Twins outfield prospect Byron Buxton
TONY FARLOW • Four Seam Images (Stewart); DAVE CRUZ (Rosario); JERRY HOLT • Star Tribune (Tonkin) ON THEIR WAY: From left, starter Kohl Stewart, infielder Eddie Rosario and reliever Michael Tonkin represent three of the minor leaguers the Twins believe will boost the big-league club in the future.
10/30/2013 - #02 - Eddie Rosario - Arizona Fall League - Glendale Desert Dogs playing at Camelback Ranch in Phoenix, AZ Photo By Dave Cruz ORG XMIT: MIN1311061050028234
Reliever Lester Oliveros is throwing hard again after missing last season to elbow surgery.
Steven Senne • Associated Press,
Twins' up-and-comers go far beyond Buxton
- Article by: LA VELLE E. NEAL III
- Star Tribune
- March 10, 2014 - 11:17 PM
FORT MYERS, FLA. – The Twins will enter the season in the afterglow of being showered with accolades from various publications and websites for having one of the best farm systems in baseball. Having the top overall prospect (Byron Buxton), top power hitter (Miguel Sano) and one of the top power pitchers (Alex Meyer) has led to such praise.
Yet the Twins believe they are an organization with more to offer than only the big three. They believe they have addressed certain positional needs throughout the organization and that they have more prospects on the way — players who might not be of the elite caliber of Buxton, Sano and Meyer but good prospects nonetheless.
“As much as we get the attention at the top of the list, I think we’ve got some depth to this thing,” Twins assistant general manager Rob Antony said.
Minor leaguers reported to camp last week with their spring training games beginning this week. As their season gets underway, here are a few of the key questions heading into the new year:
1 Who is next behind Buxton, Sano and Meyer?
The Twins are very high on righthander Kohl Stewart, their first-round pick (No. 2 overall) from a year ago. He has a fastball that reaches about 95 miles per hour, a very good slider and a decent feel for a changeup. Stewart could open the season at Class A Cedar Rapids.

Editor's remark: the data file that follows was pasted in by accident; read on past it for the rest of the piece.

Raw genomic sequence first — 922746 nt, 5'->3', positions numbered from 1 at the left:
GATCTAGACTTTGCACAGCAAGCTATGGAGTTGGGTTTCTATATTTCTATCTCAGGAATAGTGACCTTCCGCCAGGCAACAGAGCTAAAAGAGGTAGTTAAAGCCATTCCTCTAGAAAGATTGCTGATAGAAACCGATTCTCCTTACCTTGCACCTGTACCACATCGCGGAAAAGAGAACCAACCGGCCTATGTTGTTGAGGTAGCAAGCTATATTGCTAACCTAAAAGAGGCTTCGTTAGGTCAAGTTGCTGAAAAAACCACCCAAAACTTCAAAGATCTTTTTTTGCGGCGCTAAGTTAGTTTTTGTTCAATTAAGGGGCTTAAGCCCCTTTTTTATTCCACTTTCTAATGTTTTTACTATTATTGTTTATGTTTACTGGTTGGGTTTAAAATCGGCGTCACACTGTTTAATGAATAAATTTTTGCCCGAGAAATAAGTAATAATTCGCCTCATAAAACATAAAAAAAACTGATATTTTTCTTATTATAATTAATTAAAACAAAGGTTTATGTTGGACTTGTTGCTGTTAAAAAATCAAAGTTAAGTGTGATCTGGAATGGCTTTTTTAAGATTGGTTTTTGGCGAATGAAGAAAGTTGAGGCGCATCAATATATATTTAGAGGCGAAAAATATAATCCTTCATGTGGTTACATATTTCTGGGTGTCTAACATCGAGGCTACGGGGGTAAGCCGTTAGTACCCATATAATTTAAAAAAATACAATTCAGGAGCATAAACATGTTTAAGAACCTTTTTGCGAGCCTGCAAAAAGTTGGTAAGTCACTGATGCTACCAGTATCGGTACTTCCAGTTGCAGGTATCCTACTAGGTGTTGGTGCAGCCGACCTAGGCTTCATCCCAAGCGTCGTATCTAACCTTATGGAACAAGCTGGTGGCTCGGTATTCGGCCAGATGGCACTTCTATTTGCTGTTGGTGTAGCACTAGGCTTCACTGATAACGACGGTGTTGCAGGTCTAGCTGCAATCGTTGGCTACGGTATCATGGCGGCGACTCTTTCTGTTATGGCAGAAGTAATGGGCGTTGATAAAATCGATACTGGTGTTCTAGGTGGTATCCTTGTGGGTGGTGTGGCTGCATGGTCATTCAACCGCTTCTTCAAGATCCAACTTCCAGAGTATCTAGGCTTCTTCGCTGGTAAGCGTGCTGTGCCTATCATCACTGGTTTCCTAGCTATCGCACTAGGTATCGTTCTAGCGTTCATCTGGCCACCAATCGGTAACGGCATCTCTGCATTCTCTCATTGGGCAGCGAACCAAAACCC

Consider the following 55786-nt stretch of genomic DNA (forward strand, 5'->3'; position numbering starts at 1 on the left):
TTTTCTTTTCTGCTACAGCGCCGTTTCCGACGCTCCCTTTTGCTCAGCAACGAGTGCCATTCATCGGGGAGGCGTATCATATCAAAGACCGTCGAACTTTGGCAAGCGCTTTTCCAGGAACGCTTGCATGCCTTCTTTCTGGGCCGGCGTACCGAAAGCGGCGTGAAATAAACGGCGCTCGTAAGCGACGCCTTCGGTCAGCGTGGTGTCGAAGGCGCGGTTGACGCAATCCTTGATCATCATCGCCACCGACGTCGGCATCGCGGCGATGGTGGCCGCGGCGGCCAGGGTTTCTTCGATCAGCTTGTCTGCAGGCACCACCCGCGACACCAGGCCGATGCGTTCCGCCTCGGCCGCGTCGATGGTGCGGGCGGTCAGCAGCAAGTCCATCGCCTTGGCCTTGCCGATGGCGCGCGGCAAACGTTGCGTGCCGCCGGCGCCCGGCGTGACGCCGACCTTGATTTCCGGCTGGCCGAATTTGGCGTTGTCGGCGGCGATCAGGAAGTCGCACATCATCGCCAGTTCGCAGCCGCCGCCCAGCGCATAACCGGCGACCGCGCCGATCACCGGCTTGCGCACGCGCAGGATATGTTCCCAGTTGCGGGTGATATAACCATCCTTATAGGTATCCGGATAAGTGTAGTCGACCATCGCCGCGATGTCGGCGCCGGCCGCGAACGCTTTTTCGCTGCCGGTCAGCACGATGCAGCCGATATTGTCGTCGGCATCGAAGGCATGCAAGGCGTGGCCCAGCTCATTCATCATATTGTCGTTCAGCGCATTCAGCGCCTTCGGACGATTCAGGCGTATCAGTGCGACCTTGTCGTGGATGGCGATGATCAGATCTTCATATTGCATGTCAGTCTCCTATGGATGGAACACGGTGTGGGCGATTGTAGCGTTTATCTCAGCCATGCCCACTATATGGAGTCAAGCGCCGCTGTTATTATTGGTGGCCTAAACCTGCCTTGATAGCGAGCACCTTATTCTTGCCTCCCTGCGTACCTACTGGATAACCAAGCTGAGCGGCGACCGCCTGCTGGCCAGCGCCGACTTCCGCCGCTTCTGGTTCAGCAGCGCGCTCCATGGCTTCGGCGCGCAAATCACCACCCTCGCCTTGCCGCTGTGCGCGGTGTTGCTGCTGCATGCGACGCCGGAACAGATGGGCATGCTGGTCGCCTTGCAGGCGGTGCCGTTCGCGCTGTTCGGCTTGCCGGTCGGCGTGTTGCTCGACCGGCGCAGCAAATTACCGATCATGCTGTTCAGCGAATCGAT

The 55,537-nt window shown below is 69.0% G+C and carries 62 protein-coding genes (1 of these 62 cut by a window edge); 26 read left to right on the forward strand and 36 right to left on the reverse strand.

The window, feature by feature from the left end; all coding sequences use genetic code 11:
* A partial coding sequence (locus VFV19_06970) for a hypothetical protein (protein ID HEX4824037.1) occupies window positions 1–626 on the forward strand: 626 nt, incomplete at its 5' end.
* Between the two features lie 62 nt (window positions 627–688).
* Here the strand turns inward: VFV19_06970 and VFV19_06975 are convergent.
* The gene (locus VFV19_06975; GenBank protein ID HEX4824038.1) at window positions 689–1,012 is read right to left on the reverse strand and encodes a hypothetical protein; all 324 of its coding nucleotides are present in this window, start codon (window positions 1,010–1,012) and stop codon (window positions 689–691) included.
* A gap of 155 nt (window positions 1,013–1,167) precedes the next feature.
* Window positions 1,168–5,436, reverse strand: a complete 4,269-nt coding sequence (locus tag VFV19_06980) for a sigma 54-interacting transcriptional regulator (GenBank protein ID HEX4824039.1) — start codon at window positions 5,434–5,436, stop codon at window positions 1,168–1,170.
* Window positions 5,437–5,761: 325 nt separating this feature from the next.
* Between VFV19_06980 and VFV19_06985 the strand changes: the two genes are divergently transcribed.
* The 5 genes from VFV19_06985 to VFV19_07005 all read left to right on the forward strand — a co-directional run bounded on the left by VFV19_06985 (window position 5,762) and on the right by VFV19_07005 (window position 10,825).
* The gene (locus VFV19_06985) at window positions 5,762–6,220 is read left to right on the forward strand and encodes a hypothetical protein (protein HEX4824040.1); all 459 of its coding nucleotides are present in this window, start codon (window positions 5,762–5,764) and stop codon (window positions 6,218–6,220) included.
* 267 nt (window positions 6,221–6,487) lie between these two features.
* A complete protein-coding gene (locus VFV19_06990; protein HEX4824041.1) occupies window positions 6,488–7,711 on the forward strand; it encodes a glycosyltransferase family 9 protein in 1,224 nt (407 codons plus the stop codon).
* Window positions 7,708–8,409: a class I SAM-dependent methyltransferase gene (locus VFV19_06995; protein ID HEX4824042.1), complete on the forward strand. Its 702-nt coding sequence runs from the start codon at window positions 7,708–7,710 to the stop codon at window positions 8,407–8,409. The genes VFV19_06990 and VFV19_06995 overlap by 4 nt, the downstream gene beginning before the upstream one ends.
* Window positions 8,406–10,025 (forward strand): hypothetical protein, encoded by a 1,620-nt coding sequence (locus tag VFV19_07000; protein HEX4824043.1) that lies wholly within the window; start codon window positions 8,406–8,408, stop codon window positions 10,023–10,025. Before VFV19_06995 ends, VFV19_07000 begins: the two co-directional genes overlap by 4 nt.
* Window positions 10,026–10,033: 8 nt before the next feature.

“I think we’re looking forward to seeing what he does in his first full season,” said Brad Steil, the Twins director of minor league operations. “He really looks like he’s in good shape. It looks like he’s gained some weight over the offseason. I know he trained really hard.”
Eddie Rosario, who must serve a suspension after failing a drug test, remains a fine hitting prospect after hitting .302 between Class A Fort Myers and Class AA New Britain last year. His OPS — on base-plus-slugging percentage — did drop from .903 at Fort Myers to .742 at New Britain, so he must prove he can drive the ball more with the Rock Cats. The Twins also have to decide whether to keep him as a second baseman or move him back to outfield.
Righthander Jose Berrios has a good fastball, changeup and curve. Last year, he tired late in the season for Cedar Rapids after having pitched in the World Baseball Classic for Puerto Rico, but the Twins expected that.
Outfielder Max Kepler missed about half of Cedar Rapids’ season last year due to a sore elbow but showed a smooth swing while in major league camp and has filled out into quite a specimen. Infielder Jorge Polanco batted .308 at Cedar Rapids, and the Twins believe he will develop a little pop.
2 What about power arms?
Once a weakness in the organization, the Twins have addressed that need in recent years. Reliever Michael Tonkin, who throws in the mid 90s, could crack the Twins bullpen this season after making his major league debut last year.